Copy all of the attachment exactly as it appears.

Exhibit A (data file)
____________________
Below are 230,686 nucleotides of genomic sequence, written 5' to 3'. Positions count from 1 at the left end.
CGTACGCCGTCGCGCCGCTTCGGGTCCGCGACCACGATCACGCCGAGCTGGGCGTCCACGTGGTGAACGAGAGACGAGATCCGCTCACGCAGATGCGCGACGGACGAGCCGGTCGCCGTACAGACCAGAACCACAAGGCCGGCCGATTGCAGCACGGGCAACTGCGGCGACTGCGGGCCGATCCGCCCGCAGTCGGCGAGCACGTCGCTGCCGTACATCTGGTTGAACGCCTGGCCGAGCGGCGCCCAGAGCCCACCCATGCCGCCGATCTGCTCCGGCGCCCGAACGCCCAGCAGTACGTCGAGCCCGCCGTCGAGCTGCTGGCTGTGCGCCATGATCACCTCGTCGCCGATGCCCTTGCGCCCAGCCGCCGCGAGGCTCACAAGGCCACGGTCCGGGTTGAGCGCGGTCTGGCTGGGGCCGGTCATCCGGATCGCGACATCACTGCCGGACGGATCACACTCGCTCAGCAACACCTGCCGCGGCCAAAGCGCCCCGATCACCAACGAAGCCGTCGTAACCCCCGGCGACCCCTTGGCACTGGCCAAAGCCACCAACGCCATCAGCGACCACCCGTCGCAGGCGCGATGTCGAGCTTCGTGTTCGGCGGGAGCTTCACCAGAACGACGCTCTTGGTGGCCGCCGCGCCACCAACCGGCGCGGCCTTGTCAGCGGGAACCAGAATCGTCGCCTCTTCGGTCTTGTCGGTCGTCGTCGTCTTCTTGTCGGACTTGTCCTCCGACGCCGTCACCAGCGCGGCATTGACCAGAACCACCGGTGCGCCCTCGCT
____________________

Below are 230,686 nucleotides of genomic sequence, written 5' to 3'. Positions count from 1 at the left end.
CGTACGCCGTCGCGCCGCTTCGGGTCCGCGACCACGATCACGCCGAGCTGGGCGTCCACGTGGTGAACGAGAGACGAGATCCGCTCACGCAGATGCGCGACGGACGAGCCGGTCGCCGTACAGACCAGAACCACAAGGCCGGCCGATTGCAGCACGGGCAACTGCGGCGACTGCGGGCCGATCCGCCCGCAGTCGGCGAGCACGTCGCTGCCGTACATCTGGTTGAACGCCTGGCCGAGCGGCGCCCAGAGCCCACCCATGCCGCCGATCTGCTCCGGCGCCCGAACGCCCAGCAGTACGTCGAGCCCGCCGTCGAGCTGCTGGCTGTGCGCCATGATCACCTCGTCGCCGATGCCCTTGCGCCCAGCCGCCGCGAGGCTCACAAGGCCACGGTCCGGGTTGAGCGCGGTCTGGCTGGGGCCGGTCATCCGGATCGCGACATCACTGCCGGACGGATCACACTCGCTCAGCAACACCTGCCGCGGCCAAAGCGCCCCGATCACCAACGAAGCCGTCGTAACCCCCGGCGACCCCTTGGCACTGGCCAAAGCCACCAACGCCATCAGCGACCACCCGTCGCAGGCGCGATGTCGAGCTTCGTGTTCGGCGGGAGCTTCACCAGAACGACGCTCTTGGTGGCCGCCGCGCCACCAACCGGCGCGGCCTTGTCAGCGGGAACCAGAATCGTCGCCTCTTCGGTCTTGTCGGTCGTCGTCGTCTTCTTGTCGGACTTGTCCTCCGACGCCGTCACCAGCGCGGCATTGACCAGAACCACCGGTGCGCCCTCGCT